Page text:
3 years ago (edited) Created by potrace 1.15, written by Peter Selinger 2001-2017

If they had been allowed to stay with their mothers and drink her milk like nature intended they would probably be ok but no, they are alone and drinking from a bottle. This is just another cover up of horrible practices made to look like 'ahhh look at the cute calf being looked after', so sad. The calves cry for mum, mum cries for the calves, it's heartbreaking, and all so we can drink some cow milk.

Tosha Monty
Community Member
3 years ago Created by potrace 1.15, written by Peter Selinger 2001-2017

They don't produce milk because they are pregnant or really whole they're pregnant just like any animal milk only starts coming in very shortly before the baby is born then after the baby is born as long as they are milked basically. They can eventually dry up despite being milked but it's less common therefore they are usually bred once while they are about 2 years old them milked until they stop producing. It's actually counter intuitive to breed them since they can't be milked while pregnant. It's still not a great system I agree it would be better if they left calves with they mother until proper time to wean but if you're going to have such a strong opinion on something at least be educated on that thing and take the time to get unbiased information instead of just biased crap spit out by PETA and other groups known for editing and twisting things to their message.

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Glen Lechlitner
Community Member
3 years ago Created by potrace 1.15, written by Peter Selinger 2001-2017

Have had a few calves get frost bitten ears, and this would help. All but one stayed with mom, and that was because she rejected him.

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Carol Emory
Community Member
3 years ago (edited) Created by potrace 1.15, written by Peter Selinger 2001-2017

I'd like to point out that ear muffs probably would not be necessary if the females weren't unnaturally impregnated during the spring in order to give milk. Most beef cows are bred in June so the mothers will give birth in spring when it starts to warm up. And if the calf isn't separated from the mother, the calf will stay by the mother when evening temperatures drop so there is no fear of frostbite. These are calves that have been torn away from their mothers to be hand raised or sent to veal farms so the mothers can go onto be milked. Very sad.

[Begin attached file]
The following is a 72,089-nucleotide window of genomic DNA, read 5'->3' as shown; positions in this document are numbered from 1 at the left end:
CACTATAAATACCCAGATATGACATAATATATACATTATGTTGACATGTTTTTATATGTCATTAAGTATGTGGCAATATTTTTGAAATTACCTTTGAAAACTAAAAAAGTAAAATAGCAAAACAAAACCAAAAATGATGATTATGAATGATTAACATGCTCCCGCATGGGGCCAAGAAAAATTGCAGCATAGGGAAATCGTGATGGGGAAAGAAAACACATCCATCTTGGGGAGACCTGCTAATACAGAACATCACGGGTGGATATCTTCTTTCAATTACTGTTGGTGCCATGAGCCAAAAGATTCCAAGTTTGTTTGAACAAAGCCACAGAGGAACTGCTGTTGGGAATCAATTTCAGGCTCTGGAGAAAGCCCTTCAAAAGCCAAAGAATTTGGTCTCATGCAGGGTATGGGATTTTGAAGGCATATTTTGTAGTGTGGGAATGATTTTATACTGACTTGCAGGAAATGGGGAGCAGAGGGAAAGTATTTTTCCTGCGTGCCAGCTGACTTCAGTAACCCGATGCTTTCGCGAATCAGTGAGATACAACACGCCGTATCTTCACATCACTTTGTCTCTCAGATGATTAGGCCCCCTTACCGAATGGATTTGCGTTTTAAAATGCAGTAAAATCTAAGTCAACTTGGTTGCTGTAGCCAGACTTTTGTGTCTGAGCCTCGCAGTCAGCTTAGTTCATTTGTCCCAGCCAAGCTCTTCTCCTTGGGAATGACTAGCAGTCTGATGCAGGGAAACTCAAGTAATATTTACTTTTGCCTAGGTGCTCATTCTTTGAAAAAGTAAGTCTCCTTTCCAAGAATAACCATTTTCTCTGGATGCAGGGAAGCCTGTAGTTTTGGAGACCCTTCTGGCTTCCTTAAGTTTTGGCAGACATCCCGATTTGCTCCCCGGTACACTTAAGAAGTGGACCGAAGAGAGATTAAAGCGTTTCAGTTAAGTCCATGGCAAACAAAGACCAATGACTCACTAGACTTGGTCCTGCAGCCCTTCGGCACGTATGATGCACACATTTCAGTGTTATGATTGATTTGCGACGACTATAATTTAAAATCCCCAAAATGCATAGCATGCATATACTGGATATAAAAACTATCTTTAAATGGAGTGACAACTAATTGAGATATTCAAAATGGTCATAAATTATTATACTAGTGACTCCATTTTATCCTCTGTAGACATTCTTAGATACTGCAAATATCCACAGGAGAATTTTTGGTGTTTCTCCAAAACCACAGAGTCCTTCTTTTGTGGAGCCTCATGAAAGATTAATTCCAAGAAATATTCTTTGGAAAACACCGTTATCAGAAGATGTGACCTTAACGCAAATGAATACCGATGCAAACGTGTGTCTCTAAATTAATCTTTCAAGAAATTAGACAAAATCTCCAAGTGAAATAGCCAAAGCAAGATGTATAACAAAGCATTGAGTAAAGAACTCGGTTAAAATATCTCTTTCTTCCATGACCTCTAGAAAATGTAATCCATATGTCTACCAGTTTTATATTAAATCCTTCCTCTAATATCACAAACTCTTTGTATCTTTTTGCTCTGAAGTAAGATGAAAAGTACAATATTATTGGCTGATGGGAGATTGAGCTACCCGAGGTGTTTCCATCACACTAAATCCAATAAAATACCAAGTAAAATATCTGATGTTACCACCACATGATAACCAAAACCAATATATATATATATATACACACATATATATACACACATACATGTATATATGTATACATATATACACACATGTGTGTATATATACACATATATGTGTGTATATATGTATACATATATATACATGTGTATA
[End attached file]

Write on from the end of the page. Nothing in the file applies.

Nikki D
Community Member
3 years ago Created by potrace 1.15, written by Peter Selinger 2001-2017

I was wondering where the mothers were. Must be terribly stressful for mom and baby.

Load More Replies...
HoffLensMetalHedLovesAnimalsUK
Community Member
3 years ago (edited) Created by potrace 1.15, written by Peter Selinger 2001-2017

If they had been allowed to stay with their mothers and drink her milk like nature intended they would probably be ok but no, they are alone and drinking from a bottle. This is just another cover up of horrible practices made to look like 'ahhh look at the cute calf being looked after', so sad. The calves cry for mum, mum cries for the calves, it's heartbreaking, and all so we can drink some cow milk.

Tosha Monty
Community Member
3 years ago Created by potrace 1.15, written by Peter Selinger 2001-2017

They don't produce milk because they are pregnant or really whole they're pregnant just like any animal milk only starts coming in very shortly before the baby is born then after the baby is born as long as they are milked basically. They can eventually dry up despite being milked but it's less common therefore they are usually bred once while they are about 2 years old them milked until they stop producing. It's actually counter intuitive to breed them since they can't be milked while pregnant. It's still not a great system I agree it would be better if they left calves with they mother until proper time to wean but if you're going to have such a strong opinion on something at least be educated on that thing and take the time to get unbiased information instead of just biased crap spit out by PETA and other groups known for editing and twisting things to their message.

Load More Replies...
Glen Lechlitner
Community Member
3 years ago Created by potrace 1.15, written by Peter Selinger 2001-2017

Have had a few calves get frost bitten ears, and this would help. All but one stayed with mom, and that was because she rejected him.

Load More Comments